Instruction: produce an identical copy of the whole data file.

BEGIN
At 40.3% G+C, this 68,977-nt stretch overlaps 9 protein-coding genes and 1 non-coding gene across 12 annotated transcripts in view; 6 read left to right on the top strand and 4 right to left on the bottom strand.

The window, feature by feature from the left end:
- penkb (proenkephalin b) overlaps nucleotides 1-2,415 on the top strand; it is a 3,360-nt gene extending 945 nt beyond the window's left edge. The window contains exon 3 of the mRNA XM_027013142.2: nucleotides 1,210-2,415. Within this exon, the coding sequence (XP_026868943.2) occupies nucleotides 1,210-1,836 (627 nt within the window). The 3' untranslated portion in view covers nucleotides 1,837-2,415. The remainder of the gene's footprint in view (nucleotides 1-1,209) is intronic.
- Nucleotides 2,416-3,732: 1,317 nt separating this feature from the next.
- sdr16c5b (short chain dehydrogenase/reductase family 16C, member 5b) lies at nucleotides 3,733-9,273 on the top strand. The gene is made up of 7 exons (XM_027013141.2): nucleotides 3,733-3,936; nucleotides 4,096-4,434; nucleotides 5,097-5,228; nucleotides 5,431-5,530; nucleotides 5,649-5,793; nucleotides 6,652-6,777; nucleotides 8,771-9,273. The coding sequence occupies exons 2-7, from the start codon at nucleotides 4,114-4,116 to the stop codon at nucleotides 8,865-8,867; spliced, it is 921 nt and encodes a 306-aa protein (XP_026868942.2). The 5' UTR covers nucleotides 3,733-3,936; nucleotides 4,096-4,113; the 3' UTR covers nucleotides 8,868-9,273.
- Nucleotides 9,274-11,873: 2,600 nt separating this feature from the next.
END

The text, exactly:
At 40.3% G+C, this 68,977-nt stretch overlaps 9 protein-coding genes and 1 non-coding gene across 12 annotated transcripts in view; 6 read left to right on the top strand and 4 right to left on the bottom strand.

The window, feature by feature from the left end:
- penkb (proenkephalin b) overlaps nucleotides 1-2,415 on the top strand; it is a 3,360-nt gene extending 945 nt beyond the window's left edge. The window contains exon 3 of the mRNA XM_027013142.2: nucleotides 1,210-2,415. Within this exon, the coding sequence (XP_026868943.2) occupies nucleotides 1,210-1,836 (627 nt within the window). The 3' untranslated portion in view covers nucleotides 1,837-2,415. The remainder of the gene's footprint in view (nucleotides 1-1,209) is intronic.
- Nucleotides 2,416-3,732: 1,317 nt separating this feature from the next.
- sdr16c5b (short chain dehydrogenase/reductase family 16C, member 5b) lies at nucleotides 3,733-9,273 on the top strand. The gene is made up of 7 exons (XM_027013141.2): nucleotides 3,733-3,936; nucleotides 4,096-4,434; nucleotides 5,097-5,228; nucleotides 5,431-5,530; nucleotides 5,649-5,793; nucleotides 6,652-6,777; nucleotides 8,771-9,273. The coding sequence occupies exons 2-7, from the start codon at nucleotides 4,114-4,116 to the stop codon at nucleotides 8,865-8,867; spliced, it is 921 nt and encodes a 306-aa protein (XP_026868942.2). The 5' UTR covers nucleotides 3,733-3,936; nucleotides 4,096-4,113; the 3' UTR covers nucleotides 8,868-9,273.
- Nucleotides 9,274-11,873: 2,600 nt separating this feature from the next.